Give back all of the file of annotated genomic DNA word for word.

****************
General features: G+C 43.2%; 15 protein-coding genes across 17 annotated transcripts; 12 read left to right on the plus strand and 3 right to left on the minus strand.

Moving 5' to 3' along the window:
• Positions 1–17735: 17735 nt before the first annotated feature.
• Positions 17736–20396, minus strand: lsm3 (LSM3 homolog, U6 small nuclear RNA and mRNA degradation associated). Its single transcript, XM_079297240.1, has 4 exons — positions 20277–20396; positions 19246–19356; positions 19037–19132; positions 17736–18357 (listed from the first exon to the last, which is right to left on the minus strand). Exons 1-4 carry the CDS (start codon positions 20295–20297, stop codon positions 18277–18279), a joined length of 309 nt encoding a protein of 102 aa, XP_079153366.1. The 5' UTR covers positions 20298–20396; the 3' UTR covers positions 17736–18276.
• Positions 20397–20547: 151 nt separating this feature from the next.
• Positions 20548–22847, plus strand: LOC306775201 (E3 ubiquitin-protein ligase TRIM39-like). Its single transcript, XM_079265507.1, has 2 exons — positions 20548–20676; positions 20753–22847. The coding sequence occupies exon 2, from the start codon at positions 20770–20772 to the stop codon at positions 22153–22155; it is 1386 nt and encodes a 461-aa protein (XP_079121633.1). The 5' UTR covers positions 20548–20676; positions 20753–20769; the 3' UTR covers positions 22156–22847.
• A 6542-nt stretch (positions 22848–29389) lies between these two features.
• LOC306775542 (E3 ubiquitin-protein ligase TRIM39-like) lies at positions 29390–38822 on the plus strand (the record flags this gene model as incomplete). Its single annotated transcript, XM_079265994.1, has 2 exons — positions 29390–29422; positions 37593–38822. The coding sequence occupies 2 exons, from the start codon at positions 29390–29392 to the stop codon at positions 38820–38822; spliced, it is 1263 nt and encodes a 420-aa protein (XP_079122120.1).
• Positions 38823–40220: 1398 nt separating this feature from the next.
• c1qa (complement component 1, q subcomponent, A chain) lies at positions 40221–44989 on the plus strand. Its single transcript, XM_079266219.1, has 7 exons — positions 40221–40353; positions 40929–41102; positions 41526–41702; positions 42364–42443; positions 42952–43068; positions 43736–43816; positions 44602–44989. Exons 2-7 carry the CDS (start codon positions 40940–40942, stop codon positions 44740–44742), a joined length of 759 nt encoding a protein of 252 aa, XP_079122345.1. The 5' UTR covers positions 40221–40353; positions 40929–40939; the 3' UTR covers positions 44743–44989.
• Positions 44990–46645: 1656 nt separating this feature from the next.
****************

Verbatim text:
General features: G+C 43.2%; 15 protein-coding genes across 17 annotated transcripts; 12 read left to right on the plus strand and 3 right to left on the minus strand.

Moving 5' to 3' along the window:
• Positions 1–17735: 17735 nt before the first annotated feature.
• Positions 17736–20396, minus strand: lsm3 (LSM3 homolog, U6 small nuclear RNA and mRNA degradation associated). Its single transcript, XM_079297240.1, has 4 exons — positions 20277–20396; positions 19246–19356; positions 19037–19132; positions 17736–18357 (listed from the first exon to the last, which is right to left on the minus strand). Exons 1-4 carry the CDS (start codon positions 20295–20297, stop codon positions 18277–18279), a joined length of 309 nt encoding a protein of 102 aa, XP_079153366.1. The 5' UTR covers positions 20298–20396; the 3' UTR covers positions 17736–18276.
• Positions 20397–20547: 151 nt separating this feature from the next.
• Positions 20548–22847, plus strand: LOC306775201 (E3 ubiquitin-protein ligase TRIM39-like). Its single transcript, XM_079265507.1, has 2 exons — positions 20548–20676; positions 20753–22847. The coding sequence occupies exon 2, from the start codon at positions 20770–20772 to the stop codon at positions 22153–22155; it is 1386 nt and encodes a 461-aa protein (XP_079121633.1). The 5' UTR covers positions 20548–20676; positions 20753–20769; the 3' UTR covers positions 22156–22847.
• A 6542-nt stretch (positions 22848–29389) lies between these two features.
• LOC306775542 (E3 ubiquitin-protein ligase TRIM39-like) lies at positions 29390–38822 on the plus strand (the record flags this gene model as incomplete). Its single annotated transcript, XM_079265994.1, has 2 exons — positions 29390–29422; positions 37593–38822. The coding sequence occupies 2 exons, from the start codon at positions 29390–29392 to the stop codon at positions 38820–38822; spliced, it is 1263 nt and encodes a 420-aa protein (XP_079122120.1).
• Positions 38823–40220: 1398 nt separating this feature from the next.
• c1qa (complement component 1, q subcomponent, A chain) lies at positions 40221–44989 on the plus strand. Its single transcript, XM_079266219.1, has 7 exons — positions 40221–40353; positions 40929–41102; positions 41526–41702; positions 42364–42443; positions 42952–43068; positions 43736–43816; positions 44602–44989. Exons 2-7 carry the CDS (start codon positions 40940–40942, stop codon positions 44740–44742), a joined length of 759 nt encoding a protein of 252 aa, XP_079122345.1. The 5' UTR covers positions 40221–40353; positions 40929–40939; the 3' UTR covers positions 44743–44989.
• Positions 44990–46645: 1656 nt separating this feature from the next.